Academic journal article Philosophy Today

Politics of Creative Indifference

Academic journal article Philosophy Today

Politics of Creative Indifference

Article excerpt

"Indifference" is a term that often has pejorative denotations or pejorative connotations. Yet indifference has sometimes been discussed in the philosophic tradition as something other than only a fault. In ancient philosophy, there is at least debate about the significance of "things indifferent."1 Schelling conceives of God as the "absolute indifference" into which nature and human dissolve.2 The following essay will consider ways in which some more recent figures not only commend indifference of a sort but also propose that such indifference is an irrevocable basis for any credible politics.

This indifference is usually called "creative indifference." The conception of creative indifference might well have been influenced by the role of indifference in writings by Schelling, but - as will be indicated very briefly below - any influence of Schelling was possibly transmuted through consideration of Schopenhauer and especially of Nietzsche. Indifference is indeed a term used fairly prominently in eighteenth and nineteenth century German philosophy - by Schiller, Friedrich Schlegel, Hegel, Schelling, Schopenhauer, and others. The Nietzschean innovation of Salomo Friedlaender (1871-1946), whose work will be discussed shortly, was to develop the notion of creative indifference.3 This notion of creative indifference will be shown to be anticipated, and eventually echoed considerably, in writings by Walter Benjamin and very slightly developed in writings by Giorgio Agamben.

For Friedlaender, Benjamin, and Agamben, the relevant creative indifference includes indifference to discernibly extant or achievable moral-legal order. The creativity ensues from preparedness not to ignore this indifference. From attentiveness to this indifference, there emerges a readiness to have this indifferent impulse register itself ever anew creatively. Given the constant confrontation of creative indifferenee with discernibly extant or achievable morallegal order, regard for creative indifference may be considered a politics. This confrontation will be the politics that will be of principal concern below.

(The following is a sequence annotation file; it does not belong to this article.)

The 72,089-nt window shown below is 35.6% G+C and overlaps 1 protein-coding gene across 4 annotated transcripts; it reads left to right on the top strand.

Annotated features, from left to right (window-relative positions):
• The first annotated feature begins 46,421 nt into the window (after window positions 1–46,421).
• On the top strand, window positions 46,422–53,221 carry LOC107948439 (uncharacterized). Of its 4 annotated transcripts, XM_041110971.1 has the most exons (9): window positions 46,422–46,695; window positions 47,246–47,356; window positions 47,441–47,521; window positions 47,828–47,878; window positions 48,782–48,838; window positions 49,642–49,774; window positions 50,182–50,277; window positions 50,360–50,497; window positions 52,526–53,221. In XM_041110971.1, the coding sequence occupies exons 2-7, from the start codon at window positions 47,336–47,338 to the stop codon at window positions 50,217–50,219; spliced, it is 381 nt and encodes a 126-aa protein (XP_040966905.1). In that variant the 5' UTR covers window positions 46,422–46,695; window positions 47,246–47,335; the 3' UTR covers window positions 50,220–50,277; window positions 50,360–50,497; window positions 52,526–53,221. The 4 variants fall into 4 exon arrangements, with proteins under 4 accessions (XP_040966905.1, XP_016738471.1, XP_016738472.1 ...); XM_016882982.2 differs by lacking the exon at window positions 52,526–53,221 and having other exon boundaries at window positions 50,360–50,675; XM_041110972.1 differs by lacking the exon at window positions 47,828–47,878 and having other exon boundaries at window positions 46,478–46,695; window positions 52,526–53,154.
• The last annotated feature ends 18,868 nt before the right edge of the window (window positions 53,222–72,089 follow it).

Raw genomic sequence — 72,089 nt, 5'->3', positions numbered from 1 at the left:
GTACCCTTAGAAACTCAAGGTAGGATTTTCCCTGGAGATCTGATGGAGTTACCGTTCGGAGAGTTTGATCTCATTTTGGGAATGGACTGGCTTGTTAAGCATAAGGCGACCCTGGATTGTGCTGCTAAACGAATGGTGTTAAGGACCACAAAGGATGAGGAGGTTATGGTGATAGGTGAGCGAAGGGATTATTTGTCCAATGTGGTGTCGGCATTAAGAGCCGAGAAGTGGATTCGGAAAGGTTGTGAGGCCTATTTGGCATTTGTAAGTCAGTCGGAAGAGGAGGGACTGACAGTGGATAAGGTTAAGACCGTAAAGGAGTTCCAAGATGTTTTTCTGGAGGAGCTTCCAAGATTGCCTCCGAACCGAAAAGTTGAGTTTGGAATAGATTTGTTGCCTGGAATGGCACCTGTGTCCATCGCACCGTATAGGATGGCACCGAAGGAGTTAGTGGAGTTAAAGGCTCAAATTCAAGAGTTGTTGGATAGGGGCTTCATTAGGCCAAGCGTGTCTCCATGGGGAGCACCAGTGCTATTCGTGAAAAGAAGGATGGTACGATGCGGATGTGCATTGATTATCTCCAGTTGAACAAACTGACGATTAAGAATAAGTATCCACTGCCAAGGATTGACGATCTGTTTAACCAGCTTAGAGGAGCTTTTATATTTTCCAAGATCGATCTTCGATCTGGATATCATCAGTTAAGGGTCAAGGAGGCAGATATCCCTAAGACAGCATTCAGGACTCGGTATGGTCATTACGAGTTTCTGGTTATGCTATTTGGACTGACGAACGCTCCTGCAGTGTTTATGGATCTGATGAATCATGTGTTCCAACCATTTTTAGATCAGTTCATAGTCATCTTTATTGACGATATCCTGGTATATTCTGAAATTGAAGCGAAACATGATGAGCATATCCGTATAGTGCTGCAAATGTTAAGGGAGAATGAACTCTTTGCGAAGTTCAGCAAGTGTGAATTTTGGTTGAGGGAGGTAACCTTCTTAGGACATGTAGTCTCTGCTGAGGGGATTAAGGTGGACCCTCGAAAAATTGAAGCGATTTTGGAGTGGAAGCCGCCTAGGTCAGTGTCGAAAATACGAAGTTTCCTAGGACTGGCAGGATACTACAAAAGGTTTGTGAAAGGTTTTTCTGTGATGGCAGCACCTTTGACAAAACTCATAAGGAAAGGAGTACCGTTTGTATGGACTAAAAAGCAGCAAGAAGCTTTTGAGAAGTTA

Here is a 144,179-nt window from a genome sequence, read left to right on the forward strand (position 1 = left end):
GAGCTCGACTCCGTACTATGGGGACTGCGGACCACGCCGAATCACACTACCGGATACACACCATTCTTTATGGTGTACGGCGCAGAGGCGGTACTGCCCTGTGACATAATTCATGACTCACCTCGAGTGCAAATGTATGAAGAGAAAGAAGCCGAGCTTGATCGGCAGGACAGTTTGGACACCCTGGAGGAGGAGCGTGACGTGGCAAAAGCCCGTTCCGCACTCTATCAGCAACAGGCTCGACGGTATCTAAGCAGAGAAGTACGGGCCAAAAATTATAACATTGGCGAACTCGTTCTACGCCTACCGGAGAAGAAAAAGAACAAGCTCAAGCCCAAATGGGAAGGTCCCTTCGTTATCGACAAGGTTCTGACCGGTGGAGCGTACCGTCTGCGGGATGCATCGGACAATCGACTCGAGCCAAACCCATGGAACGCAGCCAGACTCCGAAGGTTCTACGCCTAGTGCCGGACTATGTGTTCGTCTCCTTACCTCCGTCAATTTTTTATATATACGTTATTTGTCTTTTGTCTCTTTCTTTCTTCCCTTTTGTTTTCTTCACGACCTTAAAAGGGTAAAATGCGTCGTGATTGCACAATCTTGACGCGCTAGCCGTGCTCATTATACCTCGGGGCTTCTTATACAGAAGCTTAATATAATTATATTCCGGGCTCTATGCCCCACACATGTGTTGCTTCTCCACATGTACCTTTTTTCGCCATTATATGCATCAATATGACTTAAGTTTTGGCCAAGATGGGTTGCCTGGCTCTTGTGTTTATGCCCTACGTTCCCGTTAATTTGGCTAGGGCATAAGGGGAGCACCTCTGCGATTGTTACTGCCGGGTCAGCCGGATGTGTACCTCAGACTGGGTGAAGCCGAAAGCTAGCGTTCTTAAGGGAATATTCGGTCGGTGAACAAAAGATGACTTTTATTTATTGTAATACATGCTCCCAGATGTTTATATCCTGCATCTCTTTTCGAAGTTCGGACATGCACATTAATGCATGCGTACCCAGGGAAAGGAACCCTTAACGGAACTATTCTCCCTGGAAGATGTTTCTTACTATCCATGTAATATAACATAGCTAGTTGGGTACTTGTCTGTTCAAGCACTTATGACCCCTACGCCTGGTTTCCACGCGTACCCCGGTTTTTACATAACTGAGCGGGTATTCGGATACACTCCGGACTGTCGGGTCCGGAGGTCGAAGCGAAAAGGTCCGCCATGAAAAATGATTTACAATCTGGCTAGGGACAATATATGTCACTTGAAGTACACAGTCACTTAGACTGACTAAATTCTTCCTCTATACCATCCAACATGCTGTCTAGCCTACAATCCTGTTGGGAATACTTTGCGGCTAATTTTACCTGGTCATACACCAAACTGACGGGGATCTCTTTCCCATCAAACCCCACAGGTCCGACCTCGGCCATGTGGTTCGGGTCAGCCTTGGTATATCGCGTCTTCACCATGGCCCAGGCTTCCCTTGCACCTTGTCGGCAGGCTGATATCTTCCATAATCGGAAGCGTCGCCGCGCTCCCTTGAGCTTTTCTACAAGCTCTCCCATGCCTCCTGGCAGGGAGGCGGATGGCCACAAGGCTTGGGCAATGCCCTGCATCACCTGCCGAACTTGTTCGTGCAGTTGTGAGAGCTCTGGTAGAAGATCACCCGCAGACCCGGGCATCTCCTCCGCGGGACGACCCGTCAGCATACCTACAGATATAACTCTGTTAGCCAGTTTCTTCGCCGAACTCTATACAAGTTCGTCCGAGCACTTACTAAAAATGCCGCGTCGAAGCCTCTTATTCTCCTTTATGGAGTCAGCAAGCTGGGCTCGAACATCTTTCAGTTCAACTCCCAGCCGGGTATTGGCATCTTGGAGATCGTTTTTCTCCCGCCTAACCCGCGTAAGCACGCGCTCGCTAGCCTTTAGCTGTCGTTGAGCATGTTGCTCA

Friedlaender's Politics of Creative Indifference

Friedlaender will be shown simply to characterize creative indifference as the "individual" that is indivisible - independent of any properties otherwise ascribed to it. This personal nobody, this utterly impersonal person common to everyone, will be elaborated as something that Friedlaender considers an indispensible element of any credible politics. Any "politics" without regard for this indifference has, for Friedlaender, already effectively abandoned everyone and everything.

Not entirely unlike Benjamin's later developed politics of pure means (above all in "Towards the Critique of Violence" [1921], W 1, 236-52/?.-1, 179-203),4 Friedlaender's "creative indifference" concerns a "pure mediality" (reine Medialität) that is an irrevocable indifference.5 This indifference is an indivisible freedom that persists even if all else seems appropriated. It cannot be appropriated (SI xiv, 7, 199/97-98, 122-23, 307). Having already (in 1911) brusquely dismissed Schelling and Schopenhauer as violators "of things,"6 Friedlaender in Schöpferische Indifferenz (1918) expressly adapts Schopenhauer and turns, above all, to Nietzsche; Nietzsche plays a particularly strong role in Friedlaender's attempts to characterize unappropriable freedom as "will" that is "omnipotent" and "unbreakable." This "free will" is conceived as "origin" of "the creative principle" (SI xiv-xvii/98-101 ; also see: 69, 76, 96/ 1 82, 1 88-89, 208). With regard to this creative basis, Friedlaender favors Nietzsche over Schopenhauer, for Schopenhauer strikes Friedlaender as somehow stuck in a dualism of the absolute will and the this-worldly (129, 145, 187-88, 333, 425/239, 254, 295, 432). Yet Friedlaender too stresses that the creative will is not human. Friedlaender's Nietzscheanism includes an insistence that the "free will is not human; the human is only the hitherto all too human instrument of the freedom" (106/217; see too: 107/21 7-1 8). …

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